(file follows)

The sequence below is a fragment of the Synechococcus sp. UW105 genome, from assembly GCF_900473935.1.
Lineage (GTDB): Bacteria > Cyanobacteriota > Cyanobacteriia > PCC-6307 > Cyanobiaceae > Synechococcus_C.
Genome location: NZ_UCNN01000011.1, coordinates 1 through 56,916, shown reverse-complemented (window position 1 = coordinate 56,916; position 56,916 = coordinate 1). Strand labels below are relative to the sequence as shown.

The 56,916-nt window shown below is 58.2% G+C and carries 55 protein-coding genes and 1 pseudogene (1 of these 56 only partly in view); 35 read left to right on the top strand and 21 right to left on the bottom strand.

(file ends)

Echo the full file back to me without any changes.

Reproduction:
The sequence below is a fragment of the Synechococcus sp. UW105 genome, from assembly GCF_900473935.1.
Lineage (GTDB): Bacteria > Cyanobacteriota > Cyanobacteriia > PCC-6307 > Cyanobiaceae > Synechococcus_C.
Genome location: NZ_UCNN01000011.1, coordinates 1 through 56,916, shown reverse-complemented (window position 1 = coordinate 56,916; position 56,916 = coordinate 1). Strand labels below are relative to the sequence as shown.

The 56,916-nt window shown below is 58.2% G+C and carries 55 protein-coding genes and 1 pseudogene (1 of these 56 only partly in view); 35 read left to right on the top strand and 21 right to left on the bottom strand.